Written by Stefan Huber, University of Tübingen
Note: This blogpost is part of a series on „Corporate social responsibility and international law“ that presents the main findings of the contributions published in August Reinisch, Stephan Hobe, Eva-Maria Kieninger & Anne Peters (eds), Unternehmensverantwortung und Internationales Recht, C.F. Müller, 2020.
1. In investor-state arbitration, one has to distinguish between arbitral proceedings which are initiated on the basis of a contract concluded between the investor and the host state, on the one hand, and arbitral proceedings which are initiated on the basis of a bilateral investment treaty, on the other hand. In the latter case, there is no arbitration agreement in the traditional sense. This entails a unilateral right of the investor to initiate arbitral proceedings. Granting the host state the right to bring a counterclaim might compensate this asymmetry up to a certain degree.
2. Whether the host state has the right to bring a counterclaim, depends on the dispute settlement mechanism provided for in the bilateral investment treaty. For future investment treaties, it is recommended to grant the host state such a right. When the investor introduces arbitral proceedings on the basis of such a treaty, the investor usually declares his consent with the entire dispute settlement clause. If, at this moment, the investor expressly excludes the right of the host state to bring a counterclaim which is provided for in the bilateral investment treaty, there is no correspondence between the declaration of the host state and the declaration of the investor to submit the dispute to arbitration. Consequently, if the host state refuses to participate in the arbitral proceedings on such a basis, the arbitral tribunal does not have jurisdiction to decide the case.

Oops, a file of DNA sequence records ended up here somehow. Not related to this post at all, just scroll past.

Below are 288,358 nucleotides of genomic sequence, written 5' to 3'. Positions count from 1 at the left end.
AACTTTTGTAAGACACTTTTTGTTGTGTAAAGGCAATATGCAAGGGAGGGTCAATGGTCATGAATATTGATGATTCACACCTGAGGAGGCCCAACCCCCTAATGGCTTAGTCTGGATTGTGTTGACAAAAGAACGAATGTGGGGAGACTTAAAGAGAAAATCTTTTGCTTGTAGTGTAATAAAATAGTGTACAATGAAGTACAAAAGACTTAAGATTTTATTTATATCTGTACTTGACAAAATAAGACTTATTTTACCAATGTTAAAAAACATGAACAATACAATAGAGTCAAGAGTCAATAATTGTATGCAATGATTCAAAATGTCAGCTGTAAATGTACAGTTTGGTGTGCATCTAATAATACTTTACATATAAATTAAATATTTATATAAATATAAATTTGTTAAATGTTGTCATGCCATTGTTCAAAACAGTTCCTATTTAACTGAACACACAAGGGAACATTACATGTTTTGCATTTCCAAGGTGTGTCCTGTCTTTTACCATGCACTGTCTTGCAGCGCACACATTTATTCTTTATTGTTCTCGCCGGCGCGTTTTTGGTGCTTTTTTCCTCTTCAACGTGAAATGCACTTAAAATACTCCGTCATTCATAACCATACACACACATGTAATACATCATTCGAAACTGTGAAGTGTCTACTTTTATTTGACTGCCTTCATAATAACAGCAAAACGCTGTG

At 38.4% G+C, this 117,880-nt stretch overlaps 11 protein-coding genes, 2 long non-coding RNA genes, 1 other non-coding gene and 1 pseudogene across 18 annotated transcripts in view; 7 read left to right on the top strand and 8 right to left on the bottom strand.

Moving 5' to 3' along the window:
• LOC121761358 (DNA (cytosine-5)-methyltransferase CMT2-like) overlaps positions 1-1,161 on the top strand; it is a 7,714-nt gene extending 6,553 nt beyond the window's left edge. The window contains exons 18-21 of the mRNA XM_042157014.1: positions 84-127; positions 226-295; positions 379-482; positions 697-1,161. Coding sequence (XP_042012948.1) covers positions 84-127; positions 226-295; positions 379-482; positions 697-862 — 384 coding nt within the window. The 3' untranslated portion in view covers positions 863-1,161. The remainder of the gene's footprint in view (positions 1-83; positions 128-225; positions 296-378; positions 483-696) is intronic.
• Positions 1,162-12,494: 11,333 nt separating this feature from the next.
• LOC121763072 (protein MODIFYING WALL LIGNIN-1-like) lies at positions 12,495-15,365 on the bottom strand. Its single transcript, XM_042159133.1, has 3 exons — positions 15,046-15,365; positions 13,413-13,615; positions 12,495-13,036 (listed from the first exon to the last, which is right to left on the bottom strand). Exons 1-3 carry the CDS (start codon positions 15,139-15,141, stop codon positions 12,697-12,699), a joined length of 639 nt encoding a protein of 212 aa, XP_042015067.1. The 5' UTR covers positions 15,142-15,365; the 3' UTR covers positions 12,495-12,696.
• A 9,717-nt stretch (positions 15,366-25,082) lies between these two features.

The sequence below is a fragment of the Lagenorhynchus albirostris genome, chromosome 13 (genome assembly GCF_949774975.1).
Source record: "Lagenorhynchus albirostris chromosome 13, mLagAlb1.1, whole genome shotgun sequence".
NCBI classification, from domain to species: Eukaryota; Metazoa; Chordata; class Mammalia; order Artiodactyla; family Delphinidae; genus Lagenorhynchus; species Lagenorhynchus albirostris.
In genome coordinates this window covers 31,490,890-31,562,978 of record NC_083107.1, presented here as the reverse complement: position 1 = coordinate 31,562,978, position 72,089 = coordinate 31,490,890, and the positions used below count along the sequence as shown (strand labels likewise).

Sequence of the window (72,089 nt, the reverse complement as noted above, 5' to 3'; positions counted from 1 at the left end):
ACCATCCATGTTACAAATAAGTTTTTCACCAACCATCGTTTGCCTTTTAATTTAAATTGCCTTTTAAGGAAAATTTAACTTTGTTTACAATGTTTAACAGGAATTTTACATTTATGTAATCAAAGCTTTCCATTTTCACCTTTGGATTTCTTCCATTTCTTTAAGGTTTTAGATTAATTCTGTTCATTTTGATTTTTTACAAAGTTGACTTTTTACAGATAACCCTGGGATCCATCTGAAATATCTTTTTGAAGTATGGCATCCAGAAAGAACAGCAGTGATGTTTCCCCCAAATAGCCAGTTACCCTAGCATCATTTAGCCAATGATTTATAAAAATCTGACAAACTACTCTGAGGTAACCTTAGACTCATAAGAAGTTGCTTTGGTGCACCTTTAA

3. The subject matter of treaty-based investor-state arbitration generally concerns regulatory measures of the host state. This makes a considerable difference in comparison to commercial arbitration, which focuses on the interests of private actors. This difference entails different procedural principles, primarily as far as questions of confidentiality and transparency are concerned.
4. There are, however, procedural principles of particular importance, which reflect the cornerstones in a system based on the rule of law in its substantive sense and require, as such, observance in all types of proceedings independently of the subject matter. The principle of equality of arms is one of these principles. Tribunals shall ensure that both parties are in an equal position to present their case. If there is a systemic superiority of one group of parties, tribunals have to be particularly vigilant and, if necessary, to intervene proactively in order to compensate factual inequality.
5. The principle of equal treatment of the parties is not only to be respected within one and the same proceeding. Treating two types of party – states on the one hand and investors on the other – differently in general, i.e. not just in a specific proceeding, would likewise amount to a violation of this principle. If certain questions concerning the burden and standard of proof arise in one procedural situation typically in the interest of the host state and in another procedural situation typically in the interest of the investor, the tribunals should deal with those questions in the same manner.
6. Investments which are in conformity with the law as far as their object is concerned, but which are corruption-tainted due to corruption that took place when the investment was made lead to discussions about the content of international public policy. Against this background, there would appear to be a practice for tribunals to deny jurisdiction or admissibility of the arbitral proceedings in cases concerning corruption-tainted investments. Actually, this leads to a denial of justice. International public policy, however, does not require such an approach. A comparison with the treatment of corruption cases in commercial arbitration shows this very clearly. The circumstances of the individual cases are too manifold; a one-fits-all solution construed at the level of jurisdiction or admissibility is not convincing. The arbitral tribunals should rather undertake a comprehensive analysis on the basis of the applicable substantive rules of law in order to take into account the particular circumstances of each individual case. State interests can be properly respected via mandatory rules and international public policy.
Full (German) version: Stefan Huber, Die Stellung von Unternehmen in der Investitionsschiedsgerichtsbarkeit (unter besonderer Berücksichtigung von Korruptionsproblemen) – Unternehmen als gleichberechtigte Verfahrensparteien?, in: August Reinisch, Stephan Hobe, Eva-Maria Kieninger & Anne Peters (eds), Unternehmensverantwortung und Internationales Recht, C.F. Müller, 2020, pp. 303 et seq.